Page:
Dimon Says QE Unwind May Be More Disruptive Than You Think

    This article by Cindy Roberts may be of interest to subscribers. Here is a section: 

    “We’ve never have had QE like this before, we’ve never had unwinding like this before,” Dimon said at a conference in Paris Tuesday. “Obviously that should say something to you about the risk that might mean, because we’ve never lived with it before.”

    Central banks led by the U.S. Federal Reserve are preparing to reverse massive asset purchases made after the financial crisis as their economies recover and interest rates rise. The Fed alone has seen its bond portfolio swell to $4.5 trillion, an amount it wants to reduce without roiling longer-term interest rates. Minutes of the Fed’s June 13-14 meeting indicate policy makers want to begin the balance-sheet process this year.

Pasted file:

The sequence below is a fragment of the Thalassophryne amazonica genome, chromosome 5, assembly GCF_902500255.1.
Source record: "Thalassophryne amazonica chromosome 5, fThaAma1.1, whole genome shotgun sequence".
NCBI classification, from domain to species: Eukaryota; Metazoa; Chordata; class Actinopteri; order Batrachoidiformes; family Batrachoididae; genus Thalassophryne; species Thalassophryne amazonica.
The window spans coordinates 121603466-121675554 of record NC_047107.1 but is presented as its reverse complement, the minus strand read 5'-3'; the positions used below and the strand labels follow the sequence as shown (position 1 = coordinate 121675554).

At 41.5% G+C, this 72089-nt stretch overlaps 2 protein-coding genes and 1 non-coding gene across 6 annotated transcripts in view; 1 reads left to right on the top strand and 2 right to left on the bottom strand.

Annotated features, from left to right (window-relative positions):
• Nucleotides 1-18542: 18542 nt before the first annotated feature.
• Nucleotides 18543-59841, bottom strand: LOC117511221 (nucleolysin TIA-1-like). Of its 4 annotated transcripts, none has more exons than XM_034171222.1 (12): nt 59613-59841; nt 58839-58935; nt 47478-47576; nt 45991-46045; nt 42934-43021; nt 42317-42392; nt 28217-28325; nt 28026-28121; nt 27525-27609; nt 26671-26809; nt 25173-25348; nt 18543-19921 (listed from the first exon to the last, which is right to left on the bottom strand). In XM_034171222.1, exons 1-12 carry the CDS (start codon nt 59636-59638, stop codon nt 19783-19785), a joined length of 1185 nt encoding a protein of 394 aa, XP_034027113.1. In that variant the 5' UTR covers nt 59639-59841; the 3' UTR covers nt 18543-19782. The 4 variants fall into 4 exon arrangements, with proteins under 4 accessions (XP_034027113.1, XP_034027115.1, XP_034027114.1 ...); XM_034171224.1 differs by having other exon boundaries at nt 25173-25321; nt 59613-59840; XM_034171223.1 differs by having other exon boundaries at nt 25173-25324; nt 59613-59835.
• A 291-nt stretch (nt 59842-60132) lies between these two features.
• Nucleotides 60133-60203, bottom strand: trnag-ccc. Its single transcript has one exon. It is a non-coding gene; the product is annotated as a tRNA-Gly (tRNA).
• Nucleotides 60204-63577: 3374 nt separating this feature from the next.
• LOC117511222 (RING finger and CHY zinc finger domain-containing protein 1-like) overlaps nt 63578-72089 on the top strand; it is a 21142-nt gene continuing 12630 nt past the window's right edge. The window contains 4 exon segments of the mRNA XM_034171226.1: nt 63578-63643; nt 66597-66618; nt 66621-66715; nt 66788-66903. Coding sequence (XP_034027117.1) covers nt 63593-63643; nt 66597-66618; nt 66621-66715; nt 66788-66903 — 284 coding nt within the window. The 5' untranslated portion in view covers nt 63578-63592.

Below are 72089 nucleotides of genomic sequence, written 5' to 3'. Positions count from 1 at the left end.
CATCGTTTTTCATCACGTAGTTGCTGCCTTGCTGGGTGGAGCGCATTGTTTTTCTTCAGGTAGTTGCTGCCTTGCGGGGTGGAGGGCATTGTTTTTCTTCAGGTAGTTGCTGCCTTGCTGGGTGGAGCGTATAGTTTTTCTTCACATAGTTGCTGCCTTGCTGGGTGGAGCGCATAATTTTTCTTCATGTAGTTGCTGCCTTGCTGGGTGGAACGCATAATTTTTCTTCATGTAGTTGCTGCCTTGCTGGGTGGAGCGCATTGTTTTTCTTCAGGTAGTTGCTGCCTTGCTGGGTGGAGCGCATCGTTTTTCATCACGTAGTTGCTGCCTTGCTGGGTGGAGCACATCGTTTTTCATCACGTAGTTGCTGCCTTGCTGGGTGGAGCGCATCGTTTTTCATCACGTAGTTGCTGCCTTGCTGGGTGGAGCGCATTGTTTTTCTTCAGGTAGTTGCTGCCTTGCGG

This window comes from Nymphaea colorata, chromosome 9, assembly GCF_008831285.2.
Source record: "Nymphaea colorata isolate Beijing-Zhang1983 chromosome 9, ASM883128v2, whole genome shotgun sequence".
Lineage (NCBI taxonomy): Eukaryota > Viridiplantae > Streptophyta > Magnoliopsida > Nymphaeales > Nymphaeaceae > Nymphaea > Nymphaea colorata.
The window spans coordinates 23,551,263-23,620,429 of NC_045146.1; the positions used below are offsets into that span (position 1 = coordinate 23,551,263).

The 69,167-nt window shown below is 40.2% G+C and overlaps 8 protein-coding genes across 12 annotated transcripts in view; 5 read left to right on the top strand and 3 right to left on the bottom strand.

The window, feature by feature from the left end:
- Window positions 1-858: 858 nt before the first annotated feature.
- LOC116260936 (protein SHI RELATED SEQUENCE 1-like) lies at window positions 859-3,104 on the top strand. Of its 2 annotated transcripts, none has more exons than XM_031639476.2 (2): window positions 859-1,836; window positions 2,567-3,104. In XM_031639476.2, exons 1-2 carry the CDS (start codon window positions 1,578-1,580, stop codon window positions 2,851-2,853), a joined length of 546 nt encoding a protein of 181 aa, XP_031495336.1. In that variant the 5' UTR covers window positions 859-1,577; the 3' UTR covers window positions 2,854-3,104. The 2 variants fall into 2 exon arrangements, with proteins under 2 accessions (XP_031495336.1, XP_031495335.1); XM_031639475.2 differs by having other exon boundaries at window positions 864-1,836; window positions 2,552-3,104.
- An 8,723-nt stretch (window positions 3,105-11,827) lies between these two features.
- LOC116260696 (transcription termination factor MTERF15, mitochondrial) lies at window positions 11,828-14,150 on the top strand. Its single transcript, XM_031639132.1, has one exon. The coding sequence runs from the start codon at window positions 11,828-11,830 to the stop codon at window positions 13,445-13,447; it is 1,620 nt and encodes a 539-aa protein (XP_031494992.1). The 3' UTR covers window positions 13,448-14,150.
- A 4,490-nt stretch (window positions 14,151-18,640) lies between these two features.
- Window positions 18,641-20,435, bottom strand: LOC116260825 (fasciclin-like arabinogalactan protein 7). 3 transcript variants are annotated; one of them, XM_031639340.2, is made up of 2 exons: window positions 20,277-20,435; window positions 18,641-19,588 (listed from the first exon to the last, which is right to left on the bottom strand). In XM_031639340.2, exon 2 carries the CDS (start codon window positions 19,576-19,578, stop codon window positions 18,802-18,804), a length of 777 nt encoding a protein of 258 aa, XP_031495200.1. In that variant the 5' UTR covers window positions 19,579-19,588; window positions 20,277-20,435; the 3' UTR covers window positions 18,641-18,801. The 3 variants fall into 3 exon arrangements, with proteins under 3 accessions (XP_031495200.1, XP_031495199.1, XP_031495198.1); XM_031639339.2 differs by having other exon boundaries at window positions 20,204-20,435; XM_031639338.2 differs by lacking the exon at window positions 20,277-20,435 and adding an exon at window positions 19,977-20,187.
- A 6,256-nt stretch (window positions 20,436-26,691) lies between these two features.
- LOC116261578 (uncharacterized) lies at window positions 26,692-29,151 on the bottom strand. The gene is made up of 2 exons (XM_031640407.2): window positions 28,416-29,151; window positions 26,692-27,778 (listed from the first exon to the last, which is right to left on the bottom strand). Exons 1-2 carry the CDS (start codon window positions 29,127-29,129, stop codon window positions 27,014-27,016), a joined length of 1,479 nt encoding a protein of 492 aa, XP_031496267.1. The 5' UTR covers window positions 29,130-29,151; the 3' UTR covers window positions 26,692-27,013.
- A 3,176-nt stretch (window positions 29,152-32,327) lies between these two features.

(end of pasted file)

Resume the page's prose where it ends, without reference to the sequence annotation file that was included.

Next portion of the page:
“When that happens of size or substance, it could be a little more disruptive than people think,” Dimon said. “We act like we know exactly how it’s going to happen and we don’t.”

    Cumulatively, the Fed, the European Central Bank and the Bank of Japan bulked up their balance sheets to almost $14 trillion. The unwind of such a large amount of assets has the potential to influence a slew of markets, from stocks and bonds to currencies and even real estate.

    “That is a very different world you have to operate in, that’s a big change in the tide,” Dimon said. All the main buyers of sovereign debt over the last 10 years -- financial institutions, central banks, foreign exchange managers -- will become net sellers now, he said.


    This section continues in the Subscriber's Area.